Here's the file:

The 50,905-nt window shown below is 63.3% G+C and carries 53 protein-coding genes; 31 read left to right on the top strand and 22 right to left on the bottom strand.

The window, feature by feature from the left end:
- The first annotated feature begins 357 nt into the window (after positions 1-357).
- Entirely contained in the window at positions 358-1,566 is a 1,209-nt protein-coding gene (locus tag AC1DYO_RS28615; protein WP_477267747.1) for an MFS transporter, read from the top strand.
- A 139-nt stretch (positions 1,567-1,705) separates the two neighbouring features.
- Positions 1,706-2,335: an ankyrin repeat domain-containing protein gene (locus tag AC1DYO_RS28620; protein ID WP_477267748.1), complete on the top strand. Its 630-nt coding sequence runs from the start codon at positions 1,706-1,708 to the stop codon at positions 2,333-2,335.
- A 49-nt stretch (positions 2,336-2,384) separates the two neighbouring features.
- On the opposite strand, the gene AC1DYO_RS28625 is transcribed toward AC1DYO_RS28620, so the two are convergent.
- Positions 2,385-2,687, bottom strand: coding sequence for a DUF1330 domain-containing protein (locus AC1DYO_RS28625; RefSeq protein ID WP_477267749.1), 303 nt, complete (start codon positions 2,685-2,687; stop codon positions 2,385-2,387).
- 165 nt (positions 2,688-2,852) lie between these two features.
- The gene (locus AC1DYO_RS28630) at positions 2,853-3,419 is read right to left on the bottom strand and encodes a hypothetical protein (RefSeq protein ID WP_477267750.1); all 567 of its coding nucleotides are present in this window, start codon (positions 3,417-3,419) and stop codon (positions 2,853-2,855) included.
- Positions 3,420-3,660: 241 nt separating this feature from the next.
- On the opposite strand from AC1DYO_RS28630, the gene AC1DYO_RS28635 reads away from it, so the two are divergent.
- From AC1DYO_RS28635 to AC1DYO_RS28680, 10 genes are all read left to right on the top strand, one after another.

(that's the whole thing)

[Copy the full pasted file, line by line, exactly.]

The 50,905-nt window shown below is 63.3% G+C and carries 53 protein-coding genes; 31 read left to right on the top strand and 22 right to left on the bottom strand.

The window, feature by feature from the left end:
- The first annotated feature begins 357 nt into the window (after positions 1-357).
- Entirely contained in the window at positions 358-1,566 is a 1,209-nt protein-coding gene (locus tag AC1DYO_RS28615; protein WP_477267747.1) for an MFS transporter, read from the top strand.
- A 139-nt stretch (positions 1,567-1,705) separates the two neighbouring features.
- Positions 1,706-2,335: an ankyrin repeat domain-containing protein gene (locus tag AC1DYO_RS28620; protein ID WP_477267748.1), complete on the top strand. Its 630-nt coding sequence runs from the start codon at positions 1,706-1,708 to the stop codon at positions 2,333-2,335.
- A 49-nt stretch (positions 2,336-2,384) separates the two neighbouring features.
- On the opposite strand, the gene AC1DYO_RS28625 is transcribed toward AC1DYO_RS28620, so the two are convergent.
- Positions 2,385-2,687, bottom strand: coding sequence for a DUF1330 domain-containing protein (locus AC1DYO_RS28625; RefSeq protein ID WP_477267749.1), 303 nt, complete (start codon positions 2,685-2,687; stop codon positions 2,385-2,387).
- 165 nt (positions 2,688-2,852) lie between these two features.
- The gene (locus AC1DYO_RS28630) at positions 2,853-3,419 is read right to left on the bottom strand and encodes a hypothetical protein (RefSeq protein ID WP_477267750.1); all 567 of its coding nucleotides are present in this window, start codon (positions 3,417-3,419) and stop codon (positions 2,853-2,855) included.
- Positions 3,420-3,660: 241 nt separating this feature from the next.
- On the opposite strand from AC1DYO_RS28630, the gene AC1DYO_RS28635 reads away from it, so the two are divergent.
- From AC1DYO_RS28635 to AC1DYO_RS28680, 10 genes are all read left to right on the top strand, one after another.